August 5, 2010 – The question has been raised: Did liability issues hinder the search for Susan Cox Powell, the 28-year-old West Valley City mom who has been missing since December, and the search for 2-year-old Emmett Tapp who went missing Monday and whose body was found Wednesday?
Some say yes.
What do you think? Should police departments put liability issues above finding someone who has gone missing? Scroll down and leave your COMMENTS below.
Emmett Tapp, 2
The body of a toddler who went missing Monday night in Arizona’s rugged Yavapai County was found Wednesday, raising complaints from some local residents, including the town’s mayor, that every last volunteer was not included in the search for the little boy.
The search for Emmett Trapp, 2, was intensive, the New York Times reported. They used bloodhounds, a helicopter with an infrared sensor, and scores of rescue workers from a variety of agencies and organizations on foot, horseback and all-terrain vehicles.
But still local residents were complaining.
“They followed the procedures as best they could, but so many people, including me, wanted to put on boots and get out there,” said Len Marinaccio, the mayor of Dewey-Humboldt, who has a son about Emmett’s age. “I could have walked down the center of town and said ‘We’re forming a search party’, and people would have followed me like the Pied Piper. We would have had hundreds.”
Official searchers had undergone training on what to look for and how not to spoil evidence. According to Dwight D’Evelyn, a spokesman for the sheriff’s department, allowing untrained citizens to track Emmett would also have exposed the county to legal liability if anyone had been hurt, he said.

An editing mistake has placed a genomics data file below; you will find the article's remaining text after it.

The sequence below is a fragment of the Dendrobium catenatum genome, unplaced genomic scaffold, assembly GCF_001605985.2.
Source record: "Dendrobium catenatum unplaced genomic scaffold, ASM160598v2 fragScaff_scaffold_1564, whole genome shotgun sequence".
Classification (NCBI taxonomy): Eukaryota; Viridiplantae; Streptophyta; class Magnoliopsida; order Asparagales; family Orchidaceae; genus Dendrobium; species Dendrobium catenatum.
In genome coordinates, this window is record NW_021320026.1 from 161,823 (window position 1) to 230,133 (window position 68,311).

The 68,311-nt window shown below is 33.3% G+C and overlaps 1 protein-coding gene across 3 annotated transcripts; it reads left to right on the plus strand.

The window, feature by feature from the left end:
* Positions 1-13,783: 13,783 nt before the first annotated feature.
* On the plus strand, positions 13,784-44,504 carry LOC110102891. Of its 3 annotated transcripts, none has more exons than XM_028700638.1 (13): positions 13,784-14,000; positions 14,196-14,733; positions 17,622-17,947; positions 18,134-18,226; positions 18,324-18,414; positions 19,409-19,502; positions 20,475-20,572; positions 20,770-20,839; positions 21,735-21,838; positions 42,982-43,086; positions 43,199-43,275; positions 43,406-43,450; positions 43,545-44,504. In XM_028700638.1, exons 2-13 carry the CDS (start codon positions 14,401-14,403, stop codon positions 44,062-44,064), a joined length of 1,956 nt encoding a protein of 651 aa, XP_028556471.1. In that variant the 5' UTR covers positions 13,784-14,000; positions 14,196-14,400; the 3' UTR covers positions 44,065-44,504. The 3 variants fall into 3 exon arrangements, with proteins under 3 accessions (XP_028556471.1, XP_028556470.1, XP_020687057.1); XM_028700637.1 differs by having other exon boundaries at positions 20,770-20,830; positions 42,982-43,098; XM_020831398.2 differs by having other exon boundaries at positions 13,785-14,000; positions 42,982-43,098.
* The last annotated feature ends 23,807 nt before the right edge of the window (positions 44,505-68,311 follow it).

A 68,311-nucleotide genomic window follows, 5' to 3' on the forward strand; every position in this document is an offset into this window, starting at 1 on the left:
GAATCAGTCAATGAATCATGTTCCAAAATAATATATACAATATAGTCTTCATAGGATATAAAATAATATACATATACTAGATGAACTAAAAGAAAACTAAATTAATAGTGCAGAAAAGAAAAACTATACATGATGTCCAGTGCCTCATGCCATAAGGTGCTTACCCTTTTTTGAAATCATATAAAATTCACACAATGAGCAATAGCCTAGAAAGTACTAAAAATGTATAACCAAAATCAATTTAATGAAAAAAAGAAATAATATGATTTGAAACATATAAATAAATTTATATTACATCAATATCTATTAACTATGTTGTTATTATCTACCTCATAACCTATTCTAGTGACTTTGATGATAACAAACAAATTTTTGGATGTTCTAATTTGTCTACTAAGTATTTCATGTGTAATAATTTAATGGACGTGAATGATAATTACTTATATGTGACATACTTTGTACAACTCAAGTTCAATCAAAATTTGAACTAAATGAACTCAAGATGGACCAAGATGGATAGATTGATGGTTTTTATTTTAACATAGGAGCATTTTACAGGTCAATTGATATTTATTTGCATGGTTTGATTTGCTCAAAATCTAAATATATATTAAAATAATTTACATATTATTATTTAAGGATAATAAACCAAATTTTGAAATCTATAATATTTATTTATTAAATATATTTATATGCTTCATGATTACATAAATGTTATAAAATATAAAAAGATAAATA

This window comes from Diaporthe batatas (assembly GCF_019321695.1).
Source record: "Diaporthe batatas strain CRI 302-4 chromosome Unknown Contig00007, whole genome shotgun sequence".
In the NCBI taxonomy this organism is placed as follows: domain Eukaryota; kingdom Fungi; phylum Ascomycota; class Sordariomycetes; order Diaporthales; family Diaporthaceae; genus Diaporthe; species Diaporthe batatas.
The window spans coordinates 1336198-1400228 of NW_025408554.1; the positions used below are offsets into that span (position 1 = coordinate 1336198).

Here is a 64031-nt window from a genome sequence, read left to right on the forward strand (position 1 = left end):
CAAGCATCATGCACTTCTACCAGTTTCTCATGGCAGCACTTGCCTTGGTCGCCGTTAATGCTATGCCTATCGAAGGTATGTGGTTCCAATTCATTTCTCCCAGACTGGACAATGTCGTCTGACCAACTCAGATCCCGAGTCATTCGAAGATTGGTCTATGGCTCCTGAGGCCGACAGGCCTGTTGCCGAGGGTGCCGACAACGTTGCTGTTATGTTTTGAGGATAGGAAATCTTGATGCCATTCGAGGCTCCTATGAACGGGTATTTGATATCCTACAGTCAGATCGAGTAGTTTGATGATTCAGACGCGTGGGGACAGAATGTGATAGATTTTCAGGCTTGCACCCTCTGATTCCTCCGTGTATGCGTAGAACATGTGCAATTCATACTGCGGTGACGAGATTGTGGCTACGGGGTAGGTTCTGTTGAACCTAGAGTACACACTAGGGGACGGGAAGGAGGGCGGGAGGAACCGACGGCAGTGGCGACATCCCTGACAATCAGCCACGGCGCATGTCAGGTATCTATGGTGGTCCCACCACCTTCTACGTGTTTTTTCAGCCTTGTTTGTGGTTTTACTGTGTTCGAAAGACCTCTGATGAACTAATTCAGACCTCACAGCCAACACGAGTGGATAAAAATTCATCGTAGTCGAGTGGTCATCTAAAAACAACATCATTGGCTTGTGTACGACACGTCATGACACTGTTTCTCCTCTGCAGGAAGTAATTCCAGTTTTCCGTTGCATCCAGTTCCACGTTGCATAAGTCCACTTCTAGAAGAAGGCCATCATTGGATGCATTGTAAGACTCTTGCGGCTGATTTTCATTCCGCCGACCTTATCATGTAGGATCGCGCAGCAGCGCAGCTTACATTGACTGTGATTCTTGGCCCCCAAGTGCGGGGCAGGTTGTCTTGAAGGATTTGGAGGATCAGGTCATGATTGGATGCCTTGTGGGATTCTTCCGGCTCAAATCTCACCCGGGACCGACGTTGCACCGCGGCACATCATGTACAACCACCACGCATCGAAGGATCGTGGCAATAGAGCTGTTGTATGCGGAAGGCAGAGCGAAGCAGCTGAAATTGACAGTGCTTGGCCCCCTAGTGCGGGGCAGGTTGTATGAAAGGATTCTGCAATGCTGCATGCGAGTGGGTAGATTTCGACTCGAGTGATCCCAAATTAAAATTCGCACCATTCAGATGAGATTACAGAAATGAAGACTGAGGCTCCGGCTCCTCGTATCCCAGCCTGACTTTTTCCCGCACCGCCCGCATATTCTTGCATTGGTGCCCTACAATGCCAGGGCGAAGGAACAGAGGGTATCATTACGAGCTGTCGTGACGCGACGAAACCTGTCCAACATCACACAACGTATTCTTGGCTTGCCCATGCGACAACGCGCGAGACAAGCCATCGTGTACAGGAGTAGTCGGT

Susan Cox Powell, 28
The same issues have arisen in the search for Susan Cox Powell, the 28-year-old West Valley City mom who went missing last December.
Susan is still missing.
Her husband, Josh Powell, remains the only person of interest in what police call a missing person’s case with suspicious criminal overtones. Within a month of her disappearance he moved with their two young children to his father’s home in Puyallup, Washington, where he still resides.
Citizens have complained that things could have been done differently when Susan first went missing. Those close to the case believe police should have alerted the public and provided a photo of Susan’s husband and their minivan.
Linda Osborne, who has searched for Susan since she went missing, and who has assisted in organizing ground and mine search efforts, questions why police did not hold a press conference, soliciting witnesses to Josh’s whereabouts the days surrounding Susan’s disappearance.
Some questioned why a massive police-supported volunteer ground search was not coordinated with the scores of people who were willing to donate their time, experience, and equipment.
They were disappointed when the public was forbidden from participating in an April 10 search originally planned as a public and professional search for Susan.
Again, safety and liability issues were raised by the police department leading the investigation, West Valley City Police.
Kyron Horman, 7
In the case of Kyron Horman, the 7-year-old boy who went missing from his Portland, Oregon elementary school in early June, search efforts were carried out by professionals and the public.
In Kyron’s case, the public has been well-informed and included in searching for Kyron.
Oregonlive.com reported that the search for Kyron included 42 law enforcement agencies from Oregon, Washington, and California, 213 detectives, and more than 1,300 searchers. Multnomah County Sheriff’s Capt. James Gates said, “That’s how Oregon works. We look out for each other.”
It appears that they were more intent on finding Kyron than worrying about liability issues if someone were injured searching for him.
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